Caren Walker

Assistant Professor

My research explores how children learn and reason about the causal structure of the world. In particular, I am interested in how even very young learners are able to acquire abstract representations that extend beyond their observations, simply by thinking. How is “learning by thinking” possible? What does this phenomenon tell us about the nature of early mental representations and how they change? To begin to answer these questions, my work focuses on a suite of activities that impose top-down constraints on human inference (e.g., analogy, explanation, and engagement in imaginary worlds). I also explore the development of scientific thinking and reasoning, including children's understanding of uncertainty. My approach is interdisciplinary, combining perspectives in psychology, philosophy, education, and computational theory.

  • Walker, C.M. & Gopnik, A. (2017). Discriminating conceptual and perceptual judgements: Evidence from human toddlers. Cognition, 166, 23-27.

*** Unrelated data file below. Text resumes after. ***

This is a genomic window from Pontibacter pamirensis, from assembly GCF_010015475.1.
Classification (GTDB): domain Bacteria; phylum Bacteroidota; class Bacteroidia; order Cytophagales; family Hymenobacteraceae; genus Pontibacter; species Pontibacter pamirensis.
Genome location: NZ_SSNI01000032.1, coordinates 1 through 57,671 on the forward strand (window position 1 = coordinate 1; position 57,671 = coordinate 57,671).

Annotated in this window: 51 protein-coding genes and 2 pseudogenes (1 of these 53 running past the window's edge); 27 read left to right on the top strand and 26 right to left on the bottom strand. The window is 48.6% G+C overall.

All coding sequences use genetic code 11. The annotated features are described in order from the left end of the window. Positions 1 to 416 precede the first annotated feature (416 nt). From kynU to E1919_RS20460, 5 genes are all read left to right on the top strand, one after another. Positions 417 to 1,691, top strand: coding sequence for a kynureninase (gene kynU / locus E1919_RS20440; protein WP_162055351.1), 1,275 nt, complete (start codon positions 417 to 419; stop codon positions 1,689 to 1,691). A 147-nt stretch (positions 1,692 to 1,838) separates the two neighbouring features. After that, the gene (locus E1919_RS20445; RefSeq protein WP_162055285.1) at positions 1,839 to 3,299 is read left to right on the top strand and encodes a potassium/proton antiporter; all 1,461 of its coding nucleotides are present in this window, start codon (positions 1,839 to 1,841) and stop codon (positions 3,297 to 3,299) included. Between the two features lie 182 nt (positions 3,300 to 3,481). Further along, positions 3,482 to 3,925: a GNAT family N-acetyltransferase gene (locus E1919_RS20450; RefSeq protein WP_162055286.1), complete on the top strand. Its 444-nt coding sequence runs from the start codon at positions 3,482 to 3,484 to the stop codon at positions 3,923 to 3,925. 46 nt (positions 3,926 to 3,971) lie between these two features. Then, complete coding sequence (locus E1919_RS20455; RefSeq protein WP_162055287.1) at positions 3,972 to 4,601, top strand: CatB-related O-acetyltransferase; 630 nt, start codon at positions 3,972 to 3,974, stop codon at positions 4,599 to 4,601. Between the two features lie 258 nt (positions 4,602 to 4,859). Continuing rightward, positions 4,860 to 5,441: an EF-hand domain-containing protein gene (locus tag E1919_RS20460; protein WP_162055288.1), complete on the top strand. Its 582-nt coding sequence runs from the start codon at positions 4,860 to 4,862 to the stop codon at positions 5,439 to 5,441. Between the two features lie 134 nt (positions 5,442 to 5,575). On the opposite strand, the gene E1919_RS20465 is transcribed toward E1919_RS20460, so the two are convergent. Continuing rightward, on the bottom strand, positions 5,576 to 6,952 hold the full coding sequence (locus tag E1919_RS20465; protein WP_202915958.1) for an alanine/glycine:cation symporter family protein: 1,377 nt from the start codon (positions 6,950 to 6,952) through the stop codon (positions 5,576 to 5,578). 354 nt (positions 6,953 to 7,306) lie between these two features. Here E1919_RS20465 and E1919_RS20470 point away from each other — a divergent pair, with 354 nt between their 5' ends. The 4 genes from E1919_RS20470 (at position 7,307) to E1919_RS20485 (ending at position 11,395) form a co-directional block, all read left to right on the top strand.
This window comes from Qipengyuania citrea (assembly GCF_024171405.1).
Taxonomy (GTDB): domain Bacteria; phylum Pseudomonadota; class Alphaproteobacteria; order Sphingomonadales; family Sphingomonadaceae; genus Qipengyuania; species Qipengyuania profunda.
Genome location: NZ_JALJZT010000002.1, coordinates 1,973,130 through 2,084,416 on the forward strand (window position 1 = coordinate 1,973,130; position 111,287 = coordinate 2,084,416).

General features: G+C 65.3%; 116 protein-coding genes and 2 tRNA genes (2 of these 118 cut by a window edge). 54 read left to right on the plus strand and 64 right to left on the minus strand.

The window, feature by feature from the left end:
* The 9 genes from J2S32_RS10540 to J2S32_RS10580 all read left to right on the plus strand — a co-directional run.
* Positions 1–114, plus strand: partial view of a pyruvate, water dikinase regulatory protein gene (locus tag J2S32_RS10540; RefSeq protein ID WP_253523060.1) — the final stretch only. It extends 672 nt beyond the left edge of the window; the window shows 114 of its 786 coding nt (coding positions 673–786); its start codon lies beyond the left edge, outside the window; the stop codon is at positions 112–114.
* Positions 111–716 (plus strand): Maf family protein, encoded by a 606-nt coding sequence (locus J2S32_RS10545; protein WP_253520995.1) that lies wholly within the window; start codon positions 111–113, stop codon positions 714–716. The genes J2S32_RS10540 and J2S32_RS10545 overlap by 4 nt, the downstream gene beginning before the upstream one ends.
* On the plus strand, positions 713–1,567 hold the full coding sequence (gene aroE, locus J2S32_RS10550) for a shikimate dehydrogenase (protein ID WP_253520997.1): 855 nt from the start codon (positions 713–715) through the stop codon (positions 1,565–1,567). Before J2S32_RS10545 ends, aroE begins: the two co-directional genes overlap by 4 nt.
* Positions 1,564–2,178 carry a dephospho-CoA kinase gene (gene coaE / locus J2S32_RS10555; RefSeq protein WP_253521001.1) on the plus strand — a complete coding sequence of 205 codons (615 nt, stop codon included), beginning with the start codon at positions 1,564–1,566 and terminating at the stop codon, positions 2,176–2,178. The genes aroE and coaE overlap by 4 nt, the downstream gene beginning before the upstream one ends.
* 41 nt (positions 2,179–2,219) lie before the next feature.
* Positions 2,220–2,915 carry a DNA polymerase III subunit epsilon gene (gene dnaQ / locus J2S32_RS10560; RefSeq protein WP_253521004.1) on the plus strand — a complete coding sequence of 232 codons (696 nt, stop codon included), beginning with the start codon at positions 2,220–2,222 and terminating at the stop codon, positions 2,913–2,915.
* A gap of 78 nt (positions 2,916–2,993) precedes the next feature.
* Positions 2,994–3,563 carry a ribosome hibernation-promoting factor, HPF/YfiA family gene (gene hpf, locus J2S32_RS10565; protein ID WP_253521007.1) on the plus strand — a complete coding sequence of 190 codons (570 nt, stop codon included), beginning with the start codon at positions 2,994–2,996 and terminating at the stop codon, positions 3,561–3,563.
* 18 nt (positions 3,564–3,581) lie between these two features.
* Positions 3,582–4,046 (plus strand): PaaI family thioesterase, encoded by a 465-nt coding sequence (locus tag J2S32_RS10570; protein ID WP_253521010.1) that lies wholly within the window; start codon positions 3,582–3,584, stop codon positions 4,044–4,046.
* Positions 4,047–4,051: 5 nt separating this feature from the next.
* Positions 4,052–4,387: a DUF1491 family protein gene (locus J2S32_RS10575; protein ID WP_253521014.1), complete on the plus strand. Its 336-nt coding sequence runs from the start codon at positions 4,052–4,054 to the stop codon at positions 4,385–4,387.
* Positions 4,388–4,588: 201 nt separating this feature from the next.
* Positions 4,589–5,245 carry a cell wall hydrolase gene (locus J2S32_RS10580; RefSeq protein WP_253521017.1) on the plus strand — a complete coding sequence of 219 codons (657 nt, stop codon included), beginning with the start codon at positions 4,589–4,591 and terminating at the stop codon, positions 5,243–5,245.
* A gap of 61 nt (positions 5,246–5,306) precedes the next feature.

• Walker, C.M., Bridgers, S.B., & Gopnik, A.  (2016). The early emergence and puzzling decline of relational reasoning: Effects of knowledge and search on inferring “same” and “different.” Cognition, 156, 30-40.
  • Walker, C.M., Lombrozo, T., Williams, J.J., Rafferty, A., & Gopnik, A. (2016). Explaining constrains causal learning in childhood. Child Development, 88(1): 229-246.
  • Walker, C.M. & Gopnik, A. (2014).  Toddlers infer higher-order relational principles in causal learning. Psychological Science, 25(1): 161-169.
  • Walker, C.M., Lombrozo, T., Legare, C.H., & Gopnik, A.  (2014).  Explaining prompts children to privilege inductively rich properties.  Cognition, 133, 343-357.
  • Walker, C.M. & Gopnik, A. (2013). Causality & Imagination. In Marjorie Taylor (Ed.), The development of imagination (pp. 342-358).  Oxford University Press: New York.

 

Updated April 2018